Synopsis by Andrea LeVasseur
Financed by the Netherlands and the Peabody Museum at Harvard, Dead Birds is a 1961 documentary project directed by Robert Gardner. The film follows the life of a New Guinea tribesman and his war-like people called the Dani. It was filmed on-location in the Grand Valley of the Baliem in the mountains of West Irian. The neighboring clans followed a fierce system of battles and revenge. Each death needed to be celebrated, mourned, and avenged. The people believed that war was the only way to satisfy the ghosts. The people spend much of their time watching from posts high in the trees for the next enemy attack. In one particularly elaborate funeral for a fallen warrior, women are shown cutting off their fingers as a gesture of mourning. The lives of the New Guinea tribes in the mid-'60s had not changed much from the lives of their primitive ancestors. Dead Birds was added to the National Film Registry in 1998. The title refers to both the literal use of dead birds in war practices and the metaphorical links between humans and animals.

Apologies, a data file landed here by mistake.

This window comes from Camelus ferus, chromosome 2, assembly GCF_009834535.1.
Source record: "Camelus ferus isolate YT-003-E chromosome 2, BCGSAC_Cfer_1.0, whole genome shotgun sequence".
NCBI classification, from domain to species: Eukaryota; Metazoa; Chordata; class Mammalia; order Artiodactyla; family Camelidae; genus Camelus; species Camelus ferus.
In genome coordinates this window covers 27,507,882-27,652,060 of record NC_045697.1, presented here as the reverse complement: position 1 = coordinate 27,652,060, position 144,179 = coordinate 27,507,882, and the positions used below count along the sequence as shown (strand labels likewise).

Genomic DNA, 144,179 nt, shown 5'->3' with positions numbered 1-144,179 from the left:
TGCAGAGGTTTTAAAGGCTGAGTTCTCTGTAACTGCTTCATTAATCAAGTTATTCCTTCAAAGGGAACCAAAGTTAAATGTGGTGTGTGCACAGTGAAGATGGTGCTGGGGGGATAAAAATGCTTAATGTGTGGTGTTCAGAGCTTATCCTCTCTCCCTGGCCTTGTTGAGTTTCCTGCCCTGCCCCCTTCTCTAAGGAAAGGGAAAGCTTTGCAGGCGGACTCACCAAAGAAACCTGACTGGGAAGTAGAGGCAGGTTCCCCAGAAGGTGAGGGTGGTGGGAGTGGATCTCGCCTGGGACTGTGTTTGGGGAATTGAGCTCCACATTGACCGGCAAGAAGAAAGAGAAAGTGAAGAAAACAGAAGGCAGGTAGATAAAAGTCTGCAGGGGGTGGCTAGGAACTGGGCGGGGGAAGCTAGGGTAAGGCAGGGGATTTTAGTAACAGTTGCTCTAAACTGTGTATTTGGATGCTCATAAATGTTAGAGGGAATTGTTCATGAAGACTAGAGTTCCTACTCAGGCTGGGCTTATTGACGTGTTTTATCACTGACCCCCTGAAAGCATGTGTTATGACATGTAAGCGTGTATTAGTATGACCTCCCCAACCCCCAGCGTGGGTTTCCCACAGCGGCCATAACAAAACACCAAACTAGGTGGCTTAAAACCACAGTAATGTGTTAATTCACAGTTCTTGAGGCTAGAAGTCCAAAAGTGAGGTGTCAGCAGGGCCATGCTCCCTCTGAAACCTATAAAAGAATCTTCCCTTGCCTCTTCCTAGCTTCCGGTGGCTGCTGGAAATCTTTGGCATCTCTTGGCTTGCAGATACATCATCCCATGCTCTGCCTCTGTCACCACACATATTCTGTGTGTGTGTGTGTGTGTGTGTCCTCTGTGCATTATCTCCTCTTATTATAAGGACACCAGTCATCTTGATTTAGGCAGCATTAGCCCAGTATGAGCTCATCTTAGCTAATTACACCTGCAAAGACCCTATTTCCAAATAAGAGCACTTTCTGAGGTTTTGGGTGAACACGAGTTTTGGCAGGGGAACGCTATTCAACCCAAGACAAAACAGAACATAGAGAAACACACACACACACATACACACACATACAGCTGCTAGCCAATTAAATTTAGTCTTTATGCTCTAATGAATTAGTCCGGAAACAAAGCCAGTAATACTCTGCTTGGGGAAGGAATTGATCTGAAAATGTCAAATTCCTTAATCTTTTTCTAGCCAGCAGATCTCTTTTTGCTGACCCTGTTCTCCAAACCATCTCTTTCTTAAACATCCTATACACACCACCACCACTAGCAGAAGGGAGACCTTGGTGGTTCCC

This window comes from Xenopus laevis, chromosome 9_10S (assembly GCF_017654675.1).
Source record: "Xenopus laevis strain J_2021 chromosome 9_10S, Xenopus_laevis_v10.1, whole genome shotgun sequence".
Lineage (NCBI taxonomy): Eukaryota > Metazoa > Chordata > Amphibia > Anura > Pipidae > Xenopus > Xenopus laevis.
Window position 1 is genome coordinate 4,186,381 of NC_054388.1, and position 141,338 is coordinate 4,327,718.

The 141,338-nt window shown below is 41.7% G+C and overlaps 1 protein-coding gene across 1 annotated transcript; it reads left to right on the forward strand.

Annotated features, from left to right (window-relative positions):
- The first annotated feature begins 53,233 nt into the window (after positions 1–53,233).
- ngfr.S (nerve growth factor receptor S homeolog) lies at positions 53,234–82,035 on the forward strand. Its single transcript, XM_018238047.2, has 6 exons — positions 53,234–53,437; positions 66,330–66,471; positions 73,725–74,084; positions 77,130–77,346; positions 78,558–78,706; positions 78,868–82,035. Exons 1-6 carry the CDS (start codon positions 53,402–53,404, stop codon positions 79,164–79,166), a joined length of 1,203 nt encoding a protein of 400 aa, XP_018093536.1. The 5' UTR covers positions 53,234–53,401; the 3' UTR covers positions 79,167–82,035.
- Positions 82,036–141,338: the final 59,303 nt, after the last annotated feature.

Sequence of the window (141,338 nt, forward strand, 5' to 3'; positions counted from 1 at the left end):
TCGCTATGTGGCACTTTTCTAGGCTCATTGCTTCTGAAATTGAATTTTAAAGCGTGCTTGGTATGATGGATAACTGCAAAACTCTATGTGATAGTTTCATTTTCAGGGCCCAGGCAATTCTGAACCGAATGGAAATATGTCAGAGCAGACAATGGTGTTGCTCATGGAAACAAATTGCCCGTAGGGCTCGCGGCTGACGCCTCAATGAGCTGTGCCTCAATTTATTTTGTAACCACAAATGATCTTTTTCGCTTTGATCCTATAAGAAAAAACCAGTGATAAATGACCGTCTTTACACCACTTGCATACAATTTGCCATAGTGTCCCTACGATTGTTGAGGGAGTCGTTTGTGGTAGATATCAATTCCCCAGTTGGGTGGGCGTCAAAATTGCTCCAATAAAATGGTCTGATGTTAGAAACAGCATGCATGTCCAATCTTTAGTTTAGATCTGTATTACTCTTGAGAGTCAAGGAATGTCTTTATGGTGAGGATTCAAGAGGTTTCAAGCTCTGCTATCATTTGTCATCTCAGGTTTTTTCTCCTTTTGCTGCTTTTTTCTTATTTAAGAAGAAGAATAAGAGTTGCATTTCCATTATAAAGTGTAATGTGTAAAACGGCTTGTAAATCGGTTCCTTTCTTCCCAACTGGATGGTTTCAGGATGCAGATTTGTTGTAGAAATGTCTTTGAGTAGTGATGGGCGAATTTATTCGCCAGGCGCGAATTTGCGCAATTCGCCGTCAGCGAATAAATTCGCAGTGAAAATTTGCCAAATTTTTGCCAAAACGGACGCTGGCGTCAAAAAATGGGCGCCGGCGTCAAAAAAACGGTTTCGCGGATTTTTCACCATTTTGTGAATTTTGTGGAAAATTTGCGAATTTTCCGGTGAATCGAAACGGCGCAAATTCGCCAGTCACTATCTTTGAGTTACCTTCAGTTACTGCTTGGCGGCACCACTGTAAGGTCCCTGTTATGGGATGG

battle [war], grief, revenge, warrior
High Historical Importance